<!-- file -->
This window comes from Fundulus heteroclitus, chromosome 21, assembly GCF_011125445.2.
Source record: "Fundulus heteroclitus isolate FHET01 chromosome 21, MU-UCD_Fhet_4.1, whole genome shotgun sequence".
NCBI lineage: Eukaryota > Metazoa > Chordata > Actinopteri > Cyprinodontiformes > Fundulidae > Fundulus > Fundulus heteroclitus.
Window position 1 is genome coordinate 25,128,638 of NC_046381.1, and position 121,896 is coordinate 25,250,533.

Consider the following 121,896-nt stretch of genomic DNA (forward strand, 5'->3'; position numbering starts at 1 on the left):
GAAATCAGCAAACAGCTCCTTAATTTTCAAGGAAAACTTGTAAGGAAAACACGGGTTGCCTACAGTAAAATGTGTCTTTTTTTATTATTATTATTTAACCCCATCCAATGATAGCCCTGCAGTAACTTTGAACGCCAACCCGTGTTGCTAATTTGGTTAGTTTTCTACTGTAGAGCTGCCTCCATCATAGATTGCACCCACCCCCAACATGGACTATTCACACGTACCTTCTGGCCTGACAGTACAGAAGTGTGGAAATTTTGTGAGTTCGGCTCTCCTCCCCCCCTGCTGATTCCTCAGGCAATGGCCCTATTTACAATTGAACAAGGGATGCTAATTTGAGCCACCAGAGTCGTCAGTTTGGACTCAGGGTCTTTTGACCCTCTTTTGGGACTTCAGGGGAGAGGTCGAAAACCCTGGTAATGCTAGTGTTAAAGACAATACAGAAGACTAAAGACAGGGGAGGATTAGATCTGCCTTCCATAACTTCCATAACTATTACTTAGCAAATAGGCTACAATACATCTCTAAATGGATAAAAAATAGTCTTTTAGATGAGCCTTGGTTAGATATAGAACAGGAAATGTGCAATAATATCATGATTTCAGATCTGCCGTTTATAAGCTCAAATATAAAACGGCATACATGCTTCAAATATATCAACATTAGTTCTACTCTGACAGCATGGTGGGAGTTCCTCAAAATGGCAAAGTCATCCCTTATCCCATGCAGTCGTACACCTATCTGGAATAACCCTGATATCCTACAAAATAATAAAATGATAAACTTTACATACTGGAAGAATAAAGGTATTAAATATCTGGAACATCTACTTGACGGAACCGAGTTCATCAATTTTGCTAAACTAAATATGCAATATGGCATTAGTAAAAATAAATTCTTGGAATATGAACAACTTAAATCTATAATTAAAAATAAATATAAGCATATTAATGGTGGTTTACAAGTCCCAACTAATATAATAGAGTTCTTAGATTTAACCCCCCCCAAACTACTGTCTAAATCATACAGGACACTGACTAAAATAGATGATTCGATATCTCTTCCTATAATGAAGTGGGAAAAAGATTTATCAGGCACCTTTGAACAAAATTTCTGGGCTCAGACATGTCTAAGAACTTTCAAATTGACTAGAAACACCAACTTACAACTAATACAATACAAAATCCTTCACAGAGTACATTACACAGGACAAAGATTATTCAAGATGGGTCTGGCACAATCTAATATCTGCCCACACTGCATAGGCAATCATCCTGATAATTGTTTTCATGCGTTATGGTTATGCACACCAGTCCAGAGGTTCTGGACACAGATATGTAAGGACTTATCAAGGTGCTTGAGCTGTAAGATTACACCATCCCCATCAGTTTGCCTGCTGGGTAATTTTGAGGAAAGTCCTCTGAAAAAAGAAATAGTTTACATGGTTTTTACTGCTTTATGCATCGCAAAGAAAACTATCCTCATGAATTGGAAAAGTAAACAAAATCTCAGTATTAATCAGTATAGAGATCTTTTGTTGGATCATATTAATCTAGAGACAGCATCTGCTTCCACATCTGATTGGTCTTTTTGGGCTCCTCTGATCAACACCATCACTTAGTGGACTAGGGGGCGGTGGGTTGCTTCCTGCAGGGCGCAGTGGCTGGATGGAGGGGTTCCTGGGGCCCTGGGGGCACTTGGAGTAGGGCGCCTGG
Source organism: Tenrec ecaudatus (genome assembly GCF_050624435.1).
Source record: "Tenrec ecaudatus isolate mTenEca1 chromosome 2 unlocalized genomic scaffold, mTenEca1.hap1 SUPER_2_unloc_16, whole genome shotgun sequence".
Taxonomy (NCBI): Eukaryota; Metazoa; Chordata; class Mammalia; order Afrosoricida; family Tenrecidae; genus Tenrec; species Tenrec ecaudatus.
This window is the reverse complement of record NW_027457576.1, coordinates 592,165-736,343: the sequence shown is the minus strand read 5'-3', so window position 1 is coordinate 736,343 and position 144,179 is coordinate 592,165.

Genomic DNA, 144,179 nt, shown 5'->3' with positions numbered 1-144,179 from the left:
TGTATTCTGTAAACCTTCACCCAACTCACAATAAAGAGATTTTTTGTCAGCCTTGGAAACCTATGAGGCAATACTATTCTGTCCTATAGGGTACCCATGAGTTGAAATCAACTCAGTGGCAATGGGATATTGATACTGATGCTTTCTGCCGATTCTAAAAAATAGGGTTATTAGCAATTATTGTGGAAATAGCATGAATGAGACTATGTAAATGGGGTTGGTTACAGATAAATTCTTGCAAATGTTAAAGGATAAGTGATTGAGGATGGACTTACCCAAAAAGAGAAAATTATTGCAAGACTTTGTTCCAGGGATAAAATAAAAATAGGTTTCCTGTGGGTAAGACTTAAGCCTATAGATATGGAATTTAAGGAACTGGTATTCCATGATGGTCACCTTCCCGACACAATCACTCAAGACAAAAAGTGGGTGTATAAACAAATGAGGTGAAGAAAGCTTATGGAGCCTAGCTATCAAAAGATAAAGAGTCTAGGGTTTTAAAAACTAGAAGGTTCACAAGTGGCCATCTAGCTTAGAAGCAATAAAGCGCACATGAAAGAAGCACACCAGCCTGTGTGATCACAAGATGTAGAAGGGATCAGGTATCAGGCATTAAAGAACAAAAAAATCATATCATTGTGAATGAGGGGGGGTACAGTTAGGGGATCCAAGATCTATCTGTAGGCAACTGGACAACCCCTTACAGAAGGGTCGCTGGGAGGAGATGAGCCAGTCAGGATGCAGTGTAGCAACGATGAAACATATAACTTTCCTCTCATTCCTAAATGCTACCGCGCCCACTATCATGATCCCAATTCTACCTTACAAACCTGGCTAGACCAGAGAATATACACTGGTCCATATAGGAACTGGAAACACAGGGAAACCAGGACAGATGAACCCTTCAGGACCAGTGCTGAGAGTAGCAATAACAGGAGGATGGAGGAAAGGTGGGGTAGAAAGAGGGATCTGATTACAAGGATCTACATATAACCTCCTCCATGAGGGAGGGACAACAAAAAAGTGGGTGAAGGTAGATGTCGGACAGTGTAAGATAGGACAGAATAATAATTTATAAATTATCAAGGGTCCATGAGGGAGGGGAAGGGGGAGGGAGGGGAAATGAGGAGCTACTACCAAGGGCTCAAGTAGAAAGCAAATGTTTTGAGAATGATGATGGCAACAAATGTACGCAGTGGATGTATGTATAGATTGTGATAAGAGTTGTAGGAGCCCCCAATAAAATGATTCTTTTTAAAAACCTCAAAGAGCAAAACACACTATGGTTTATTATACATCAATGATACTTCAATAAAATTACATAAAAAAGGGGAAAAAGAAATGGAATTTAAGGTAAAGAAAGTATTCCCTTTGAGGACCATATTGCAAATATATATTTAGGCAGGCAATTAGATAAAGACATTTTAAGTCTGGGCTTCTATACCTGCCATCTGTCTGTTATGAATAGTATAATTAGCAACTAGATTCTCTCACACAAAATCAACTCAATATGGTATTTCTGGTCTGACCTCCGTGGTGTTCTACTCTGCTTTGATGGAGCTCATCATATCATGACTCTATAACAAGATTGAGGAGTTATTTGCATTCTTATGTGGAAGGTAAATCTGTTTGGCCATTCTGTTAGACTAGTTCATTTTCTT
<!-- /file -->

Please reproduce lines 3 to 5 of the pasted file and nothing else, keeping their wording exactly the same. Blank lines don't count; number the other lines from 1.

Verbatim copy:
NCBI lineage: Eukaryota > Metazoa > Chordata > Actinopteri > Cyprinodontiformes > Fundulidae > Fundulus > Fundulus heteroclitus.
Window position 1 is genome coordinate 25,128,638 of NC_046381.1, and position 121,896 is coordinate 25,250,533.

Consider the following 121,896-nt stretch of genomic DNA (forward strand, 5'->3'; position numbering starts at 1 on the left):